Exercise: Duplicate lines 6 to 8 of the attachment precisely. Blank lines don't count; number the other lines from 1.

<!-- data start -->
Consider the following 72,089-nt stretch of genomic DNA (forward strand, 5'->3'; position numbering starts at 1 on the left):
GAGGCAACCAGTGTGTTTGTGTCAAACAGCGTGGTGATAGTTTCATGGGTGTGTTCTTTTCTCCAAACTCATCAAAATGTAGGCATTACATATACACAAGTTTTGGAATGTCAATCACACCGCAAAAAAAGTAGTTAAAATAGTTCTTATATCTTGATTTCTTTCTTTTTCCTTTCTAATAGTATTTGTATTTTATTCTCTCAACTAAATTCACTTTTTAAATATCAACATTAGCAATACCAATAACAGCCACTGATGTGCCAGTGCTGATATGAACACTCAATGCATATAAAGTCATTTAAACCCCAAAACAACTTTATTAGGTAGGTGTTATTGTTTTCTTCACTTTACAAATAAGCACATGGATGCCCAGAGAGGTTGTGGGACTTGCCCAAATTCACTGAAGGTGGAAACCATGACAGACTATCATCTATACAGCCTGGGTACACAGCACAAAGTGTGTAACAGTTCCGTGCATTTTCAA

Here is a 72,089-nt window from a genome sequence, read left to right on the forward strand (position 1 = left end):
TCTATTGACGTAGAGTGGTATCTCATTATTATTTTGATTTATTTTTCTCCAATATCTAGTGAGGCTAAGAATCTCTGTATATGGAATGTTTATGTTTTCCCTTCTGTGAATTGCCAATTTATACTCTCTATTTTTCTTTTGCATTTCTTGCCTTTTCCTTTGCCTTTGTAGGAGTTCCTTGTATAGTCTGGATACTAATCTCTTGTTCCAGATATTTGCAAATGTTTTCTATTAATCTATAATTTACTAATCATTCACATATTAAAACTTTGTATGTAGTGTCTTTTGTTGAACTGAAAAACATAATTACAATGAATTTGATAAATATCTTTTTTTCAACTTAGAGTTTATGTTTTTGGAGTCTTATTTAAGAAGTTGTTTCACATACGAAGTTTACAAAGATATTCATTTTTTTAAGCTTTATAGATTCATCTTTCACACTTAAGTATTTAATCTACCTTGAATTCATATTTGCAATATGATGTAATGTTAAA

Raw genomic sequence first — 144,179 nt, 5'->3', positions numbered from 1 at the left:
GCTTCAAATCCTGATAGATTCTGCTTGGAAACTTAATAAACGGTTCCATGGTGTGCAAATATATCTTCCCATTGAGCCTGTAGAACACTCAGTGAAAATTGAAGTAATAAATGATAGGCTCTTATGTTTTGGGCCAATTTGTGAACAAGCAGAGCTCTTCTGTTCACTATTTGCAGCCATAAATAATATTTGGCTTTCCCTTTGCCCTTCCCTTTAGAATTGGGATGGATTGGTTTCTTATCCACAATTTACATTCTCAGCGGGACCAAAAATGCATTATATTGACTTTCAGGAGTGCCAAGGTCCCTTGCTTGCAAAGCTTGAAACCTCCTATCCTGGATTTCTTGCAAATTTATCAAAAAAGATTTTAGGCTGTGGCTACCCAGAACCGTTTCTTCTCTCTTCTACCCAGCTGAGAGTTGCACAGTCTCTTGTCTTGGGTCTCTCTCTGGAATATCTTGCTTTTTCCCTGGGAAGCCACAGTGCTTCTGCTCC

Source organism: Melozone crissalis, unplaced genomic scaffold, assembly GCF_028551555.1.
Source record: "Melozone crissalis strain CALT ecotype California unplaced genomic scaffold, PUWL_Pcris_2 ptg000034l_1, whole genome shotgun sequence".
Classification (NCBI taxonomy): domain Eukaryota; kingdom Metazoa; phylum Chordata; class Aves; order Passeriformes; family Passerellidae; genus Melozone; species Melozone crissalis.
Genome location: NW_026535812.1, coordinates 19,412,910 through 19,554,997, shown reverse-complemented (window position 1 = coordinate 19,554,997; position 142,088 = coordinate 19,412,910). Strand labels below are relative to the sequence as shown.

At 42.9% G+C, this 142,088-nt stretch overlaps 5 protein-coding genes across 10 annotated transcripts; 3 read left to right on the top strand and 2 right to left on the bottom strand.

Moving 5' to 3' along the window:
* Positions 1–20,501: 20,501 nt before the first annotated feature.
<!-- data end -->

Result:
GCTTCAAATCCTGATAGATTCTGCTTGGAAACTTAATAAACGGTTCCATGGTGTGCAAATATATCTTCCCATTGAGCCTGTAGAACACTCAGTGAAAATTGAAGTAATAAATGATAGGCTCTTATGTTTTGGGCCAATTTGTGAACAAGCAGAGCTCTTCTGTTCACTATTTGCAGCCATAAATAATATTTGGCTTTCCCTTTGCCCTTCCCTTTAGAATTGGGATGGATTGGTTTCTTATCCACAATTTACATTCTCAGCGGGACCAAAAATGCATTATATTGACTTTCAGGAGTGCCAAGGTCCCTTGCTTGCAAAGCTTGAAACCTCCTATCCTGGATTTCTTGCAAATTTATCAAAAAAGATTTTAGGCTGTGGCTACCCAGAACCGTTTCTTCTCTCTTCTACCCAGCTGAGAGTTGCACAGTCTCTTGTCTTGGGTCTCTCTCTGGAATATCTTGCTTTTTCCCTGGGAAGCCACAGTGCTTCTGCTCC

Source organism: Melozone crissalis, unplaced genomic scaffold, assembly GCF_028551555.1.
Source record: "Melozone crissalis strain CALT ecotype California unplaced genomic scaffold, PUWL_Pcris_2 ptg000034l_1, whole genome shotgun sequence".